Port Alberni dancer Holden Cole has spent the last two years training at Canada’s National Ballet School in Toronto and travelling around the world to perform.
His next stop? Juilliard.
Holden gained the support of his hometown in 2013, when the community started a fundraiser to help him travel to Poland to join Team Canada’s dance team at the International Dance Organization World Championships. This was the first time, said his father, Rob Cole, that Holden gained the attention of the community outside of the dance world.
“He’s had lots of community support since then,” said Rob.
Holden’s parents noticed his proclivity for performance art at a young age. “I would just be dancing all over the place, performing for people,” Holden said.
His mother tried to take him to a dance class, but he didn’t have an encouraging start.
“I cried at the door for months,” he admitted.
But Holden never stopped performing at home, and at age six he started taking hip-hop classes. By age eight, he was in a performing arts program that included ballet, contemporary and jazz. He attended classes at Stage West School of Performing Arts, and then Elite Dance Academy when it opened at the old Klitsa school site.
“I tricked you into it, and you never looked back,” joked his mother, Tana Cole.
“There was definitely no lacking in his skill levels,” added Rob.
As well as his trip to Poland with Team Canada, Holden has had many opportunities to travel with Canada’s National Ballet School in Toronto. He attended a festival in Saint Petersburg, Russia in November 2016. Last summer he visited Amsterdam to audition for the Netherlands Dance Theatre, where he made it to the final round of auditions.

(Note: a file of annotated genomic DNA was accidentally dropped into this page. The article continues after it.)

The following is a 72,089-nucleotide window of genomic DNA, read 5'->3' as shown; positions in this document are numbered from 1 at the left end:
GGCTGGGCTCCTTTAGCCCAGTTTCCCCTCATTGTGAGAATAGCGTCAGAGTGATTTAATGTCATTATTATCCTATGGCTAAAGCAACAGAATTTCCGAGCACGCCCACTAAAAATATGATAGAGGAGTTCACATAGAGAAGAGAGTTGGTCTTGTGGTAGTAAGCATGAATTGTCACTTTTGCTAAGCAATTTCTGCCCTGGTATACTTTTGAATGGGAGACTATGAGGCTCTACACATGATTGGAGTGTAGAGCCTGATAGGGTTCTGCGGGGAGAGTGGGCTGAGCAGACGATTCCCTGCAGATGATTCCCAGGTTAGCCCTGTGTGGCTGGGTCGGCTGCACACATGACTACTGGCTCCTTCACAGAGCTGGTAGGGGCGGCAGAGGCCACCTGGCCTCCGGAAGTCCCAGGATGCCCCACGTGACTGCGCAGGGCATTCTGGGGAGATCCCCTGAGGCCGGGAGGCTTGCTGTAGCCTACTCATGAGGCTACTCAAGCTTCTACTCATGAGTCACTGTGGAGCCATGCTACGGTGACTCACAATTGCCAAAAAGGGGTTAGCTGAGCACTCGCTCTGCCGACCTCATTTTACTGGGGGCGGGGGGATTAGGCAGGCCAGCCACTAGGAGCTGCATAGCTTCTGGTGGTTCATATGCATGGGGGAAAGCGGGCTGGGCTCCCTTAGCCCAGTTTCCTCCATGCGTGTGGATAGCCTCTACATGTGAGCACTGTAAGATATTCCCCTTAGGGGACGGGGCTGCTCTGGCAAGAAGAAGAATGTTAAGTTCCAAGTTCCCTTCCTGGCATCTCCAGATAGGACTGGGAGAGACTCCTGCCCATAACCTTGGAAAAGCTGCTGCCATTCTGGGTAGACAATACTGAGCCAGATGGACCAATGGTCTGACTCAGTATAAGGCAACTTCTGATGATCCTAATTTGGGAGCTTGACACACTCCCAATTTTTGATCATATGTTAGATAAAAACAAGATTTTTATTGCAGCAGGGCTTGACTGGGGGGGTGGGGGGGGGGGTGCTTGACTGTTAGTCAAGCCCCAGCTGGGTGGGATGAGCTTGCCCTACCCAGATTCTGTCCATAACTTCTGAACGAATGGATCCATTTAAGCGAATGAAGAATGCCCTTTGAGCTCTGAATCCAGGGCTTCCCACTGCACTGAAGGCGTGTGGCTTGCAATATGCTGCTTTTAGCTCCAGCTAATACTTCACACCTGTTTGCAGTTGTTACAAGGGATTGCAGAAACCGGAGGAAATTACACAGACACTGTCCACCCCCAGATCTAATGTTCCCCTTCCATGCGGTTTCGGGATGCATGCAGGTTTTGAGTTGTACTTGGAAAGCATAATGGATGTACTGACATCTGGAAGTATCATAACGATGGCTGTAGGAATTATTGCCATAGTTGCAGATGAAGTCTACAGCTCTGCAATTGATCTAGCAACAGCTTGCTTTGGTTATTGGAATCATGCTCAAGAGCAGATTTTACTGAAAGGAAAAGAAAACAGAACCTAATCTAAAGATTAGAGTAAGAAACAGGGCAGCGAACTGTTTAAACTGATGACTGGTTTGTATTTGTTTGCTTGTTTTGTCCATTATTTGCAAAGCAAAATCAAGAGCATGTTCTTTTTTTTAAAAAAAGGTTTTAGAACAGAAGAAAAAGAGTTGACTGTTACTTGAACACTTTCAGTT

“He’s been bouncing all around the world,” said Rob.
Holden said that Holland was his favourite place to visit, and he hopes to return to the Netherlands Dance Theatre after graduating.
“That’s the goal right now,” he said. “I want to work at a dance company in Europe.”
Holden is looking to concentrate on contemporary and modern dancing. He has been offered a full-tuition scholarship for four years at the Juilliard School, a famous performing arts conservatory in New York City, after which he will have a Bachelor of Fine Arts.
“It’s my passion,” he emphasized.
Holden participated in a strenuous, multi-round audition for Juilliard that started with 49 students, but this was cut down to seven or eight over the course of a day. Ten of these auditions are held across the country, and at the end of it, 24 young women and men are selected for the program.
Holden is one of 12 male students from across the world who was accepted into Juilliard’s dance program this year.
Holden currently attends an all-boys dance class at the National Ballet School, where he will be graduating this June. Tana said this opportunity was one of the main reasons they agreed to let him attend school in Toronto.
“He’s always been the only boy here,” she said. “We wanted him to have the opportunity to dance with boys his own age. Boys dance differently, train differently.”
Additionally, Holden has been working with his mentor, Joshua Beamish, out of Vancouver, since he was 11 years old.
“They connected right away,” said Rob. “He actually helped prepare him for the auditions at Juilliard.”
Holden is the third of four children. His younger sister, Zaya, is also a dancer, and will be headed to provincials at the end of May. The whole family will be flying out to Toronto for Holden’s graduation in June.
He has a break from school every six to eight weeks, and he usually comes back to help out at Elite Dance Academy in Port Alberni, where it all started.
“Normally I just volunteer,” he said. “If I’m not teaching, I’ll take classes just for fun.”
“I think it’s important for him to give back and mentor the kids,” added Tana. “And to give back to the teachers who helped him get to where he is now.”